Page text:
Caring for the carers - if not now, when?

Posted 18/12/2017 by Sarah Nalden

Marie-Pierre Moreau

Dr Marie-Pierre Moreau is a Reader in Education and Director othe RISE (Research in Inequalities, Societies and Education) research centre, University of Roehampton, London

"In what I have described as a hierarchy of care, the parenting of healthy, abled children is more visible and better supported than any other form of care work. Talking to the parents of children with special needs or with a disability, as well as to individuals caring for somebody who is ill or elderly, reveals how their complex experiences tend to be misrecognised, unsupported and ultimately dealt with through individualised solutions. This has a range of repercussions on academic staff, as well as on non-academic staff based in higher education who are even more often left out of these discussions. In the recent report I have written with Murray Robertson for the Leadership Foundation for Higher Education on: Carers and Careers: Career development and access to leadership positions among academic staff with caring responsibilities, Carers and Careerswe found that, as a result of practices and policies geared towards the care-free worker, academic carers often adopted ‘specific’ norms of employment (e.g. working part-time and taking career breaks) which risk jeopardising their future career progression. We also found that research activities often take a back seat and that senior positions are sometimes simply out of reach for this group. Lastly, academic carers often experience a range of mild to acute well-being and health issues which many link to their dual status as academics and caregivers.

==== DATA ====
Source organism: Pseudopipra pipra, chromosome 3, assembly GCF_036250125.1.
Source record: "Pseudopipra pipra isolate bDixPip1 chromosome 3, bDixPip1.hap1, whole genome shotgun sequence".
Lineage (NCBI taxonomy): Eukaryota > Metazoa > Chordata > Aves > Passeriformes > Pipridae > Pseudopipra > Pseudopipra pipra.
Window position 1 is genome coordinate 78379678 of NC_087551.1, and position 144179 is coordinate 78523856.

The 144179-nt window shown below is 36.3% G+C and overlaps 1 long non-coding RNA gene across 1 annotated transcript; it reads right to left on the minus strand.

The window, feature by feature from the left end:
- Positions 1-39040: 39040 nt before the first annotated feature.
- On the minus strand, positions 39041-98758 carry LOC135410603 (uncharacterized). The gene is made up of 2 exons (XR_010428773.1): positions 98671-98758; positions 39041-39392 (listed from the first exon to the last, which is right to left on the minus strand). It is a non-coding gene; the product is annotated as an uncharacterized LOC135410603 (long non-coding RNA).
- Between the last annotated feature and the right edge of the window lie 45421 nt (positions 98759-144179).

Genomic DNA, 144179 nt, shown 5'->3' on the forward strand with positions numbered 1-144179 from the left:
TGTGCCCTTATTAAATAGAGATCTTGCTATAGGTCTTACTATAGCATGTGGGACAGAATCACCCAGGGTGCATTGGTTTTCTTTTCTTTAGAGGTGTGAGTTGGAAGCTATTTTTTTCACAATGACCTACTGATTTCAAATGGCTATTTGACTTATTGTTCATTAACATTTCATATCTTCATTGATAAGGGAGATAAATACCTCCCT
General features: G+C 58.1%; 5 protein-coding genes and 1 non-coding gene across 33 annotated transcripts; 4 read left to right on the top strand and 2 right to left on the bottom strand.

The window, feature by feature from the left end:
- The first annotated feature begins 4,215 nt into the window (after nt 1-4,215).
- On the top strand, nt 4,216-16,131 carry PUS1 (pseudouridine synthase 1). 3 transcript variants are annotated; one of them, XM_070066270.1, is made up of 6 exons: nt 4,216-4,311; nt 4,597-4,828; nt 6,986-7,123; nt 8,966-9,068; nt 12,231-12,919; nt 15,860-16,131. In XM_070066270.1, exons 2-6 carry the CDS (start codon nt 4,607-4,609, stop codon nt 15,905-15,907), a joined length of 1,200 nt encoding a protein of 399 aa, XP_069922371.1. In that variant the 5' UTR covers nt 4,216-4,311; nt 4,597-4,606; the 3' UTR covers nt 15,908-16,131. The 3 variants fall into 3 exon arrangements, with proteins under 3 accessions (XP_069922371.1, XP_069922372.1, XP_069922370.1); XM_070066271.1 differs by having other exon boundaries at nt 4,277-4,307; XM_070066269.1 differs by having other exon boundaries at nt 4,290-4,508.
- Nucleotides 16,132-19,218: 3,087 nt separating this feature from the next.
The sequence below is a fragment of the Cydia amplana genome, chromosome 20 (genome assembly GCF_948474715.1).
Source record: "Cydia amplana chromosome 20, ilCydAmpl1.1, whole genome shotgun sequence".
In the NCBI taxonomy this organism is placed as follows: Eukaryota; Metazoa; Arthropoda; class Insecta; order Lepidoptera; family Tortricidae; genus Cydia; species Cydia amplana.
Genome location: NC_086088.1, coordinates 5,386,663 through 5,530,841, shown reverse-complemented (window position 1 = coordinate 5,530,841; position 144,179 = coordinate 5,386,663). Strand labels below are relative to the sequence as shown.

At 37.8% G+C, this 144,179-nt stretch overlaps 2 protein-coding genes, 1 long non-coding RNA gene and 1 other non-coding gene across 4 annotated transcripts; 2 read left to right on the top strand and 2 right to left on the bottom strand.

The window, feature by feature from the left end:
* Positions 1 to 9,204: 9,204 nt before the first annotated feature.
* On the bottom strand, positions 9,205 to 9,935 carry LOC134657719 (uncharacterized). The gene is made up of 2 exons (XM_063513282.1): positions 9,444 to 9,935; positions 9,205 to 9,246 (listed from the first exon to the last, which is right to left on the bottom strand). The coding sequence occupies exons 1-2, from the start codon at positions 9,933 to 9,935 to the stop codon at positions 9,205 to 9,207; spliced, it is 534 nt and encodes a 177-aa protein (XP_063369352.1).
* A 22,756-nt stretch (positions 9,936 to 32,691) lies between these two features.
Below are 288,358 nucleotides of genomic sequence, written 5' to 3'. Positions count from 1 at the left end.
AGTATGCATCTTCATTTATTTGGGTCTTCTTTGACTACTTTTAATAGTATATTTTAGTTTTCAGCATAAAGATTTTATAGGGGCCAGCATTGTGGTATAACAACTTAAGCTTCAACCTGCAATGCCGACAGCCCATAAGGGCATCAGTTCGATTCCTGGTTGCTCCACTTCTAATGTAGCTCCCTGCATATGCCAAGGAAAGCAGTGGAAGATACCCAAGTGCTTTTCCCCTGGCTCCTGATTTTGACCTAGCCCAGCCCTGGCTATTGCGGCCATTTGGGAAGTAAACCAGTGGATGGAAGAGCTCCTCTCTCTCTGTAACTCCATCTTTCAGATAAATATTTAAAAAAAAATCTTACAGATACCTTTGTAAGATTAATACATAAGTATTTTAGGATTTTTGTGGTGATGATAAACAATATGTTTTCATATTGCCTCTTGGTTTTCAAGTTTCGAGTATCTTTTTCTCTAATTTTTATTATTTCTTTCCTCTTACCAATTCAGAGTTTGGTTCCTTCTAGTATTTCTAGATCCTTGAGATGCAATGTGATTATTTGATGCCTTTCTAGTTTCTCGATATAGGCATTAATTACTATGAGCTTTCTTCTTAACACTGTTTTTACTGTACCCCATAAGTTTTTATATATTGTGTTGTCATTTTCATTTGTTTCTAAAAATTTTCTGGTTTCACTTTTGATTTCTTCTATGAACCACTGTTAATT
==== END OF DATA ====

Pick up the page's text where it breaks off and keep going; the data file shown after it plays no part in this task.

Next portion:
Researching the experiences of academic carers and how these are compounded by university cultures, policies and practices is urgent. According to the 2011 Office for National Statistics census, there are 5.4 million unpaid carers in England only. While we do not know how many of these are in academic positions, research points to the fact that carers now represent a significant presence in higher education and, as evidenced in my work and those of others (for example, the work of Emily Henderson, University of Warwick, on caring responsibilities and conferences), face a broad range of issues. The ageing of the general population also means that the proportion of those with complex caring needs is likely to increase in the future. This brings specific challenges for higher education as its workforce is numerically feminised and care work is mostly undertaken by women. While caregivers benefit in some ways from the relative flexibility associated with academic positions, they are also faced with heavy workloads. Caring for carers is a social justice issue and also an economic imperative, which requires the collective redefinition of university cultures. Achieving this necessitates an ambitious plan of action, including: collecting data on carers to visibilise and understand their needs; making this information accessible to generate collective awareness and recognition of this group; creating a carer-friendly culture through the development of policies targeting specifically carers and through the mainstreaming of care in generic institutional policies; addressing the inconsistency of care practices; and putting and keeping care on policy and research agendas".